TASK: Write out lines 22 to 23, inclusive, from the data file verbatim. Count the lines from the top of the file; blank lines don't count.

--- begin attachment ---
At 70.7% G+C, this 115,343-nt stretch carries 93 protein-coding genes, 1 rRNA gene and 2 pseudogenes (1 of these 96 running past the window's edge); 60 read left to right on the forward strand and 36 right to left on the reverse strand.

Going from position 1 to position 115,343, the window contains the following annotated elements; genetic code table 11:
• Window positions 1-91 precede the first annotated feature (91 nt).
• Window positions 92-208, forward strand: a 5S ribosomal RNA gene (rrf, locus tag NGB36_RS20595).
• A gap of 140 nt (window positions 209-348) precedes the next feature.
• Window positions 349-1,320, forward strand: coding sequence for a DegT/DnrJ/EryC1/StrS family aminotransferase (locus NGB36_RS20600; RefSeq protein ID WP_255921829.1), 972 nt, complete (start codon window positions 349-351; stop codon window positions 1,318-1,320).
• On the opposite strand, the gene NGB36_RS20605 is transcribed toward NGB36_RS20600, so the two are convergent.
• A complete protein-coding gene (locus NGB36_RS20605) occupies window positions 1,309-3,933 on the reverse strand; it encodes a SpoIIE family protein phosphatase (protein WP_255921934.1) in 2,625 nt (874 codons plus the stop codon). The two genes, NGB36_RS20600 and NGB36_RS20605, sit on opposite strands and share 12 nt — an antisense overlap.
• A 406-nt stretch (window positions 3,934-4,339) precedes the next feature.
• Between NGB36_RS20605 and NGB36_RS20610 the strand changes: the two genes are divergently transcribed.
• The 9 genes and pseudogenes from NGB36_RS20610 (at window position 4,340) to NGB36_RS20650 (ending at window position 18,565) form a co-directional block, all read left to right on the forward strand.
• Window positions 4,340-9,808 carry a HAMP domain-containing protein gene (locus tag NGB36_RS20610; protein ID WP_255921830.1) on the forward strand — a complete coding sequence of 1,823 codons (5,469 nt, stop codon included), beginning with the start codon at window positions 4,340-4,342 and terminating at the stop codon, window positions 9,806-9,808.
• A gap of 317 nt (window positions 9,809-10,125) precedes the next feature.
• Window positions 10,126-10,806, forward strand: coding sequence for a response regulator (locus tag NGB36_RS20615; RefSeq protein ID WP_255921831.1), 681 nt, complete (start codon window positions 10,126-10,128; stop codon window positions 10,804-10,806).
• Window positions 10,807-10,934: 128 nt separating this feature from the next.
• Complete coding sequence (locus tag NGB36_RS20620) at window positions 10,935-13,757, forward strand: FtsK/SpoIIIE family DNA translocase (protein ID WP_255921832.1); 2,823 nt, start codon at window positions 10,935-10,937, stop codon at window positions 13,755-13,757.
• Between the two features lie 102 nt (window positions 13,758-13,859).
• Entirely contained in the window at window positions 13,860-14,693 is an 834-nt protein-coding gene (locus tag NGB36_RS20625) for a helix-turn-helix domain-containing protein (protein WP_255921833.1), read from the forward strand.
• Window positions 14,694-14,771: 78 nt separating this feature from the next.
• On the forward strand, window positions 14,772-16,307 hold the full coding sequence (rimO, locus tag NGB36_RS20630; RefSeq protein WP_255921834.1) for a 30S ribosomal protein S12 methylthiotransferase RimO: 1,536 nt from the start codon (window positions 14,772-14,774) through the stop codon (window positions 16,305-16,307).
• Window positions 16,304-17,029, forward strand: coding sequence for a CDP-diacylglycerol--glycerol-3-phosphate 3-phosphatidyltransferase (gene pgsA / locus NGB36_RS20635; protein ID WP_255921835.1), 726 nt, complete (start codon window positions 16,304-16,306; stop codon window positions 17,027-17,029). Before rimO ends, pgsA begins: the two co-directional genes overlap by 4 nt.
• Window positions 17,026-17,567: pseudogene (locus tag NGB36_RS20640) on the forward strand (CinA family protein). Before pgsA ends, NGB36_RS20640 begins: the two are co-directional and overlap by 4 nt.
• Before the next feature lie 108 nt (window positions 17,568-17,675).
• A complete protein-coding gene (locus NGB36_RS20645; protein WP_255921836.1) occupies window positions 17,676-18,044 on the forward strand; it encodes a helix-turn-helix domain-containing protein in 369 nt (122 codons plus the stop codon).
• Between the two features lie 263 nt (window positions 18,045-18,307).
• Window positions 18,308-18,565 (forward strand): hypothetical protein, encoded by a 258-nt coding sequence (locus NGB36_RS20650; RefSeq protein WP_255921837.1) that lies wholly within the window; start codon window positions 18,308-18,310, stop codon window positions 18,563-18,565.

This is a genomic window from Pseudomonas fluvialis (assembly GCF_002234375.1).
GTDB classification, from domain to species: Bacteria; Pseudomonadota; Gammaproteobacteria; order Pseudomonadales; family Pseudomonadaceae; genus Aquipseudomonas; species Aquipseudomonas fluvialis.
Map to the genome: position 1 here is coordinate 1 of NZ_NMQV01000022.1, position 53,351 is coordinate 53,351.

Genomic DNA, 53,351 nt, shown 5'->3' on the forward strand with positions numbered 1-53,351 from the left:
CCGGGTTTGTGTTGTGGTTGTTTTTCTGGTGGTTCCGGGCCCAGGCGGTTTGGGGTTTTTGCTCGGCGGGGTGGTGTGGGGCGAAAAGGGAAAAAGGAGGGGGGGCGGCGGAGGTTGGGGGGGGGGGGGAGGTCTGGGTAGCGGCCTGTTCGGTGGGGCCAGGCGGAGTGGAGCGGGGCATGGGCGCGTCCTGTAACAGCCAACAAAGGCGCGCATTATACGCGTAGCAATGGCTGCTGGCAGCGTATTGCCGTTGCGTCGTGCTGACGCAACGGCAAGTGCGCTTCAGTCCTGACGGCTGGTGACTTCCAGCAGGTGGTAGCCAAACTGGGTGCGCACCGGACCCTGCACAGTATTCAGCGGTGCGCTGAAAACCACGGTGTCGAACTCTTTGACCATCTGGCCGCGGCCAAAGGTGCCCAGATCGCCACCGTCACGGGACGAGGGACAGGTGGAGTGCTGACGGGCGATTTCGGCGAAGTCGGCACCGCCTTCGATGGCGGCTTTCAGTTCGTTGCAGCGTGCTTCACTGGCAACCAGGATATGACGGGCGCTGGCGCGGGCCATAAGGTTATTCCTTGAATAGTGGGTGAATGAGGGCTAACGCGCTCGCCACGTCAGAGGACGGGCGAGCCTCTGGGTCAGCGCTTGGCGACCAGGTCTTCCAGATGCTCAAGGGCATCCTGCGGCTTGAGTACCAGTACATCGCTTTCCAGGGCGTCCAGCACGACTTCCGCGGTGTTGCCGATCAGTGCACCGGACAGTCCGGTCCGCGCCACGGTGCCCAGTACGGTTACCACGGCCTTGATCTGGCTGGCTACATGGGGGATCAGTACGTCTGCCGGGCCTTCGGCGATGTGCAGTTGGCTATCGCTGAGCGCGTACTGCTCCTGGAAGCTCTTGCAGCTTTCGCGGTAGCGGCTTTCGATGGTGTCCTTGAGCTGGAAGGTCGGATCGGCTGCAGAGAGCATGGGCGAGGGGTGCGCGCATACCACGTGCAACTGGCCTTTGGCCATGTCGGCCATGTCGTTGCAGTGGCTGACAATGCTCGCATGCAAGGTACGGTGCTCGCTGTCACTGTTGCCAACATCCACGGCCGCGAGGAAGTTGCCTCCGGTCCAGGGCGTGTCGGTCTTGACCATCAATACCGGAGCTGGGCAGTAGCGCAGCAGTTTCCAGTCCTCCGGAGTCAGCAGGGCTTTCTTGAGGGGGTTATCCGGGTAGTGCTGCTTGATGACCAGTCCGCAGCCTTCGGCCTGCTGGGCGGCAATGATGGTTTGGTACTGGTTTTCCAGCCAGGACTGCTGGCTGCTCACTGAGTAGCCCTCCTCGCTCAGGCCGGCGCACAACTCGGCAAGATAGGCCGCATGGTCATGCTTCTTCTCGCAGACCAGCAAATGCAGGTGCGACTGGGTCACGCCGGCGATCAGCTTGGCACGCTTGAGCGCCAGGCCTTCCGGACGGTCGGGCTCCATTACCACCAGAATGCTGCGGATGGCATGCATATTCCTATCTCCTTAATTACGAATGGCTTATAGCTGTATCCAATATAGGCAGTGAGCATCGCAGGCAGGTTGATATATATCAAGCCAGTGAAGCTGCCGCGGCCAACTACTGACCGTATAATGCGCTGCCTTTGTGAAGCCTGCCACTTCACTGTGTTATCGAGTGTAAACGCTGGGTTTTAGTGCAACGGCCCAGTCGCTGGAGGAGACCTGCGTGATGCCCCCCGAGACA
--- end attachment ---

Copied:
• Window positions 17,026-17,567: pseudogene (locus tag NGB36_RS20640) on the forward strand (CinA family protein). Before pgsA ends, NGB36_RS20640 begins: the two are co-directional and overlap by 4 nt.
• Before the next feature lie 108 nt (window positions 17,568-17,675).